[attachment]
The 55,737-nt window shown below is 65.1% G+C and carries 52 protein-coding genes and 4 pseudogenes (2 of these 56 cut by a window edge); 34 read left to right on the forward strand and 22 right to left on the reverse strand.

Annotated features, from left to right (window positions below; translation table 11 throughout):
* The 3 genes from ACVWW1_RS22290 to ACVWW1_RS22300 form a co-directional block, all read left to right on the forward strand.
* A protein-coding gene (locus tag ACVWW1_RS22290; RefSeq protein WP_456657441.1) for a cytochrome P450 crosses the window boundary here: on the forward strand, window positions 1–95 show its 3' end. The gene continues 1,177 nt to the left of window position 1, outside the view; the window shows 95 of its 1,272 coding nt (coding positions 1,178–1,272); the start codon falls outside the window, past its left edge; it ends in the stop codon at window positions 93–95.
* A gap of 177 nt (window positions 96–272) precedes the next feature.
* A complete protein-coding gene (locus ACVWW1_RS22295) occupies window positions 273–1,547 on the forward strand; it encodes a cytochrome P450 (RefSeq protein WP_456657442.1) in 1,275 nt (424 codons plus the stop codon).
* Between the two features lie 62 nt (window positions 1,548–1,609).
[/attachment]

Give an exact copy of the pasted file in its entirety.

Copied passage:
The 55,737-nt window shown below is 65.1% G+C and carries 52 protein-coding genes and 4 pseudogenes (2 of these 56 cut by a window edge); 34 read left to right on the forward strand and 22 right to left on the reverse strand.

Annotated features, from left to right (window positions below; translation table 11 throughout):
* The 3 genes from ACVWW1_RS22290 to ACVWW1_RS22300 form a co-directional block, all read left to right on the forward strand.
* A protein-coding gene (locus tag ACVWW1_RS22290; RefSeq protein WP_456657441.1) for a cytochrome P450 crosses the window boundary here: on the forward strand, window positions 1–95 show its 3' end. The gene continues 1,177 nt to the left of window position 1, outside the view; the window shows 95 of its 1,272 coding nt (coding positions 1,178–1,272); the start codon falls outside the window, past its left edge; it ends in the stop codon at window positions 93–95.
* A gap of 177 nt (window positions 96–272) precedes the next feature.
* A complete protein-coding gene (locus ACVWW1_RS22295) occupies window positions 273–1,547 on the forward strand; it encodes a cytochrome P450 (RefSeq protein WP_456657442.1) in 1,275 nt (424 codons plus the stop codon).
* Between the two features lie 62 nt (window positions 1,548–1,609).